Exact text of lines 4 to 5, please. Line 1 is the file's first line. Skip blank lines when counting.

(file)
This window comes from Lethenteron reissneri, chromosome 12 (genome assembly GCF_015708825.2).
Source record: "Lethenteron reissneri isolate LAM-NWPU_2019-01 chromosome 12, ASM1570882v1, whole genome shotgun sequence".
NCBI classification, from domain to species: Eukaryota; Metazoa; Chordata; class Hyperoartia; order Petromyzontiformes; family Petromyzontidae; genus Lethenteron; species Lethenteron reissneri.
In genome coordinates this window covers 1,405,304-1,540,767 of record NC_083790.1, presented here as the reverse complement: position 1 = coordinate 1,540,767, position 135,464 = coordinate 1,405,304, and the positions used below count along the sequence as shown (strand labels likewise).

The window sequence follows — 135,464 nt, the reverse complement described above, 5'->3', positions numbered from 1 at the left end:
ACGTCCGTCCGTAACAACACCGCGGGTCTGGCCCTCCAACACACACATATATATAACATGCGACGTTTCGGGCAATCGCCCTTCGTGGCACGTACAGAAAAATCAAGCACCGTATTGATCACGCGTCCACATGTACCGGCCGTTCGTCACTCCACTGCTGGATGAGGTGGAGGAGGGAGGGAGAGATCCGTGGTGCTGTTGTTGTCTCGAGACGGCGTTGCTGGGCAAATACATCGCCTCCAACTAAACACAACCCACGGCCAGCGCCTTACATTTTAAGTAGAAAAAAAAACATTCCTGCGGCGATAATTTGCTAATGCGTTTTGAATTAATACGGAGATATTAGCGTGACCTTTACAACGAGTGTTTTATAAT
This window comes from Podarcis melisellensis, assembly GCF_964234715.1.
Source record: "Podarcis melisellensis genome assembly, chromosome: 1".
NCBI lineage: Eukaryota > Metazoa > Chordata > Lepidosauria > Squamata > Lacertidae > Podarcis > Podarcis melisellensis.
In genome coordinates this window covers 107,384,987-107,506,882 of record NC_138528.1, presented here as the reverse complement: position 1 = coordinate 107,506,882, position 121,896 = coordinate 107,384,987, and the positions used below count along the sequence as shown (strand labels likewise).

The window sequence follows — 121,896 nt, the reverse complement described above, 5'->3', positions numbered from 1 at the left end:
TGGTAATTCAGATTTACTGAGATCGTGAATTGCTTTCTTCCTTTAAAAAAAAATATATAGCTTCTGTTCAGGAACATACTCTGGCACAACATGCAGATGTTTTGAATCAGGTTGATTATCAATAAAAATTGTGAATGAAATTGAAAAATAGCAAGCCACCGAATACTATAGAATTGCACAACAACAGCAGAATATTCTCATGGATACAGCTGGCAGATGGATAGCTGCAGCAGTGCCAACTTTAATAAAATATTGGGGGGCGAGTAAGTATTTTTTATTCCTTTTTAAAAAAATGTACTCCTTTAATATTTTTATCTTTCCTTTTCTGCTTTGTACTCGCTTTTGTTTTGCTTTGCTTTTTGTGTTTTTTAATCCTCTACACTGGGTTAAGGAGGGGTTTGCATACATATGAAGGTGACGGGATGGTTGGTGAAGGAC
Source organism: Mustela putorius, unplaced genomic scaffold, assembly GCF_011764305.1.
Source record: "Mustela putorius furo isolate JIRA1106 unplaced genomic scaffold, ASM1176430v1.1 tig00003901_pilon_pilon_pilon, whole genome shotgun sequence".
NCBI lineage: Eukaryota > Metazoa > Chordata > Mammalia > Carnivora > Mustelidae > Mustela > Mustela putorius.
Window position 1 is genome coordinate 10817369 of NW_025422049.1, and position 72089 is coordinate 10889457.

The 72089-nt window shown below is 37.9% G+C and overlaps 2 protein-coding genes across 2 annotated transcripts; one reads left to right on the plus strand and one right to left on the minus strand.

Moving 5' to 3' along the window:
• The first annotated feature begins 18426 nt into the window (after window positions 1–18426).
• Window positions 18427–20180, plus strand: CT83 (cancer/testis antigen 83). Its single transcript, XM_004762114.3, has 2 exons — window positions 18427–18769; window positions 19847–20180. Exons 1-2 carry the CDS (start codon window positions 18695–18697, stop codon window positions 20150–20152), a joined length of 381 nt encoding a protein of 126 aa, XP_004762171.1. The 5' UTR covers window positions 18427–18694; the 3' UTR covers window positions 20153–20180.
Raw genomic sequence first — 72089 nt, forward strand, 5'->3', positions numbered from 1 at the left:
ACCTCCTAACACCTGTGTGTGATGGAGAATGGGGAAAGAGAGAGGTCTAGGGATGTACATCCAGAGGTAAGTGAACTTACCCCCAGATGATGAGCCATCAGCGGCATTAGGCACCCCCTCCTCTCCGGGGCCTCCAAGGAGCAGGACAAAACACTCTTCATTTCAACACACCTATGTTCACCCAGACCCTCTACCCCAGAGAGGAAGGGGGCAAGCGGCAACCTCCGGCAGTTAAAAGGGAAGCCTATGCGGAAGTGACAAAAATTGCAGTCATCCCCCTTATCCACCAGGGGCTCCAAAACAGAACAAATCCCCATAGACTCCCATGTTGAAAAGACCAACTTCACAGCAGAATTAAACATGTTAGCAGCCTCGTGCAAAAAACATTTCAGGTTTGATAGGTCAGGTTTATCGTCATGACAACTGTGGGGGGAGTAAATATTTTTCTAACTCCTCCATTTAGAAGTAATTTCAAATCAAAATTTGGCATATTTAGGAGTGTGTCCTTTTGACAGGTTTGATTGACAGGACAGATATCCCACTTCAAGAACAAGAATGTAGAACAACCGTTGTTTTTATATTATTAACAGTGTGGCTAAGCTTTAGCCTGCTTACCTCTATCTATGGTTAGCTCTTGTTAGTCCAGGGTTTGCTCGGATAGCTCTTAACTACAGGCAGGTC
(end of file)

In genome coordinates this window covers 1,405,304-1,540,767 of record NC_083790.1, presented here as the reverse complement: position 1 = coordinate 1,540,767, position 135,464 = coordinate 1,405,304, and the positions used below count along the sequence as shown (strand labels likewise).

The window sequence follows — 135,464 nt, the reverse complement described above, 5'->3', positions numbered from 1 at the left end: